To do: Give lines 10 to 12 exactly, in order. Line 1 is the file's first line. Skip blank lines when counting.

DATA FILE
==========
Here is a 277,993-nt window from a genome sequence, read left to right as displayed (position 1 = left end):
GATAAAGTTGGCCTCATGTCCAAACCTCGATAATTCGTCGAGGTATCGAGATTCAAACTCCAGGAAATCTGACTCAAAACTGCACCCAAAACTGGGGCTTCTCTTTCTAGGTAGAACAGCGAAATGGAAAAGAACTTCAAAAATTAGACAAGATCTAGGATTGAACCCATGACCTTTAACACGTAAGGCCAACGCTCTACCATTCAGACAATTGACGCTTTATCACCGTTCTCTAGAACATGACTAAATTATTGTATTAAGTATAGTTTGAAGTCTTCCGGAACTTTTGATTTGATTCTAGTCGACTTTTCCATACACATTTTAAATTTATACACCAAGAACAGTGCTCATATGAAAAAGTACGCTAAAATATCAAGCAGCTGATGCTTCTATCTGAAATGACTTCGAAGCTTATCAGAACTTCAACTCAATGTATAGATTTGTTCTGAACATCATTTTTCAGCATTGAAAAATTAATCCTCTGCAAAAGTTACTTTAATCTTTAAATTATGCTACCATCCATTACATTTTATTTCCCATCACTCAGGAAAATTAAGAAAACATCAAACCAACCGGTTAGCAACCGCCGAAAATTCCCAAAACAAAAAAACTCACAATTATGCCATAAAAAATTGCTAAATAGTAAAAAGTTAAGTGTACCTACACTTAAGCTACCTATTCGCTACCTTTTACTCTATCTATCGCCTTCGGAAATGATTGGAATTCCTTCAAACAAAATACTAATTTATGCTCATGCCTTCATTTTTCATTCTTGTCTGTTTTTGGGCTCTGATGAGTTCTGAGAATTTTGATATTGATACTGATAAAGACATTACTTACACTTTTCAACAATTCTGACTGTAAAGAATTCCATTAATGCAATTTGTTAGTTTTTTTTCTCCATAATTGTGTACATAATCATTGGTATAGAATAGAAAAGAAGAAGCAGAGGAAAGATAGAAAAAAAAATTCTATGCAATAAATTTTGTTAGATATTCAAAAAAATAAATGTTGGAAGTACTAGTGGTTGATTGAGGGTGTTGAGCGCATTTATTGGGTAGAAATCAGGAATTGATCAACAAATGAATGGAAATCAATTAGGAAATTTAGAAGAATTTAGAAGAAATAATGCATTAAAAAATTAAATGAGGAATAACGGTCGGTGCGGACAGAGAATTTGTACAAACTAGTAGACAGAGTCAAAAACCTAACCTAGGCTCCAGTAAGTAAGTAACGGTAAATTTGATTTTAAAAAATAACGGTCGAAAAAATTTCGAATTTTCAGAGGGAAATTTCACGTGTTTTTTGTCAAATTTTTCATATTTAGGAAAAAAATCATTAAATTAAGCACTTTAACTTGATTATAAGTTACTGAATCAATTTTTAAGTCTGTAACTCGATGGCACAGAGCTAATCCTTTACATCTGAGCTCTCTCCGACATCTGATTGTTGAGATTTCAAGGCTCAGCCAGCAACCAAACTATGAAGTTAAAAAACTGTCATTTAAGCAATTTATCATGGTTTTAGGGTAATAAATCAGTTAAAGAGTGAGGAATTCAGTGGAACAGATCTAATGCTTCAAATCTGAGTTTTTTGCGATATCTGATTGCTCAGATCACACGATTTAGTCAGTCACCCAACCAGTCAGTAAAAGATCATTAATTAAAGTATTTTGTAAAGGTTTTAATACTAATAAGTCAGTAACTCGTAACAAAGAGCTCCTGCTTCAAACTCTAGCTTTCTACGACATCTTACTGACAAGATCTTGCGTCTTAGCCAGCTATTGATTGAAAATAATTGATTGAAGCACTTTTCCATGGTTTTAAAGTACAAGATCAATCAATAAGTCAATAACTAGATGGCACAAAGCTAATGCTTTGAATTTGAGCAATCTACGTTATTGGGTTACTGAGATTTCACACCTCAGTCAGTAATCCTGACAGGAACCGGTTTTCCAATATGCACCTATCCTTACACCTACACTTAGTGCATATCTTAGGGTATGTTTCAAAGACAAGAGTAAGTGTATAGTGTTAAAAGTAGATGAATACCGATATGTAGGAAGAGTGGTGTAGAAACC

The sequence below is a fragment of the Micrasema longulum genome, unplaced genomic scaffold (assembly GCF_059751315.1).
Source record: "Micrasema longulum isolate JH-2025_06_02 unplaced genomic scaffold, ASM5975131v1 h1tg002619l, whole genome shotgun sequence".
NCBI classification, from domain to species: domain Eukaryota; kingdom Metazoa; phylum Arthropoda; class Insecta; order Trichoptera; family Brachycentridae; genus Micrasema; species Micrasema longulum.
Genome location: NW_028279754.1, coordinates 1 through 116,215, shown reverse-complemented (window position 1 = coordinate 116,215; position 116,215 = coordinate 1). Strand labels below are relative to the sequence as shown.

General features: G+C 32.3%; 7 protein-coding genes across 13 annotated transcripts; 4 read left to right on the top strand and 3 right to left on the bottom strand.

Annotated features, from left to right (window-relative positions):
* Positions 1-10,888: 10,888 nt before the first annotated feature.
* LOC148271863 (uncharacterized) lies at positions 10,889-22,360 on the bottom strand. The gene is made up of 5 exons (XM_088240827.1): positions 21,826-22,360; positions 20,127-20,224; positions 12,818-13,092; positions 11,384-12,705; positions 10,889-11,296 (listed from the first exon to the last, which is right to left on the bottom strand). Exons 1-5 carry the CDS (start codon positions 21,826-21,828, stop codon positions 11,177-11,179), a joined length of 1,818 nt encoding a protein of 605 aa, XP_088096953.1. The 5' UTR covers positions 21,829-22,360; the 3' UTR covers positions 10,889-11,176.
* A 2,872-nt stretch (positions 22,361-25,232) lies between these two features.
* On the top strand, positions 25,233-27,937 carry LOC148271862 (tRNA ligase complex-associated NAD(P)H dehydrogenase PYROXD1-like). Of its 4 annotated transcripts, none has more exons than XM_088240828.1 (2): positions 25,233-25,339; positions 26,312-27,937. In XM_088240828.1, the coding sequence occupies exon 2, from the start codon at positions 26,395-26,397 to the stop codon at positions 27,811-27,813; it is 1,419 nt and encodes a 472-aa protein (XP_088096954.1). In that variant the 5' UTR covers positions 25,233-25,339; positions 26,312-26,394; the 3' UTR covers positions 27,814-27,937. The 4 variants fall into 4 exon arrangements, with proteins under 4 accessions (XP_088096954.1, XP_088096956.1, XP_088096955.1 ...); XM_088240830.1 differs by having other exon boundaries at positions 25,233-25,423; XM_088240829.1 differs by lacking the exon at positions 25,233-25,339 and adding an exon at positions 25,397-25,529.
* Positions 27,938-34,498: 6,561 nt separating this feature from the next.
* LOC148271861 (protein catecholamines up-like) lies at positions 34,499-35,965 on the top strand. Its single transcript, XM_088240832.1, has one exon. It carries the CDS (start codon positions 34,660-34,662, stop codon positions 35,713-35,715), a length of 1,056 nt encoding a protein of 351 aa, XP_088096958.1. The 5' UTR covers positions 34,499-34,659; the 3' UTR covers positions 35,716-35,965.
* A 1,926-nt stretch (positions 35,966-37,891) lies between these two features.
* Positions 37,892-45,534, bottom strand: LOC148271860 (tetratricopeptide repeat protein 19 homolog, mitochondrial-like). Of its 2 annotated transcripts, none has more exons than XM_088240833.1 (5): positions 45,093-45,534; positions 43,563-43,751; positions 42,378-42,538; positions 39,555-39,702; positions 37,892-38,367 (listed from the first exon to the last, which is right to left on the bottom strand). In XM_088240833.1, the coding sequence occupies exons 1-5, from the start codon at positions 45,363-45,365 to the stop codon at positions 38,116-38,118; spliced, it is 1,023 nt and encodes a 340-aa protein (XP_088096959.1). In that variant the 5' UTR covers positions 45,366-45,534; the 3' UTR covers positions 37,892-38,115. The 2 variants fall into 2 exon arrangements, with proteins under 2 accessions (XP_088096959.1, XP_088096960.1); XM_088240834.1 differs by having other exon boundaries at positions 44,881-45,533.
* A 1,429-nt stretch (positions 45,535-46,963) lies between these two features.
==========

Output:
* LOC148271863 (uncharacterized) lies at positions 10,889-22,360 on the bottom strand. The gene is made up of 5 exons (XM_088240827.1): positions 21,826-22,360; positions 20,127-20,224; positions 12,818-13,092; positions 11,384-12,705; positions 10,889-11,296 (listed from the first exon to the last, which is right to left on the bottom strand). Exons 1-5 carry the CDS (start codon positions 21,826-21,828, stop codon positions 11,177-11,179), a joined length of 1,818 nt encoding a protein of 605 aa, XP_088096953.1. The 5' UTR covers positions 21,829-22,360; the 3' UTR covers positions 10,889-11,176.
* A 2,872-nt stretch (positions 22,361-25,232) lies between these two features.
* On the top strand, positions 25,233-27,937 carry LOC148271862 (tRNA ligase complex-associated NAD(P)H dehydrogenase PYROXD1-like). Of its 4 annotated transcripts, none has more exons than XM_088240828.1 (2): positions 25,233-25,339; positions 26,312-27,937. In XM_088240828.1, the coding sequence occupies exon 2, from the start codon at positions 26,395-26,397 to the stop codon at positions 27,811-27,813; it is 1,419 nt and encodes a 472-aa protein (XP_088096954.1). In that variant the 5' UTR covers positions 25,233-25,339; positions 26,312-26,394; the 3' UTR covers positions 27,814-27,937. The 4 variants fall into 4 exon arrangements, with proteins under 4 accessions (XP_088096954.1, XP_088096956.1, XP_088096955.1 ...); XM_088240830.1 differs by having other exon boundaries at positions 25,233-25,423; XM_088240829.1 differs by lacking the exon at positions 25,233-25,339 and adding an exon at positions 25,397-25,529.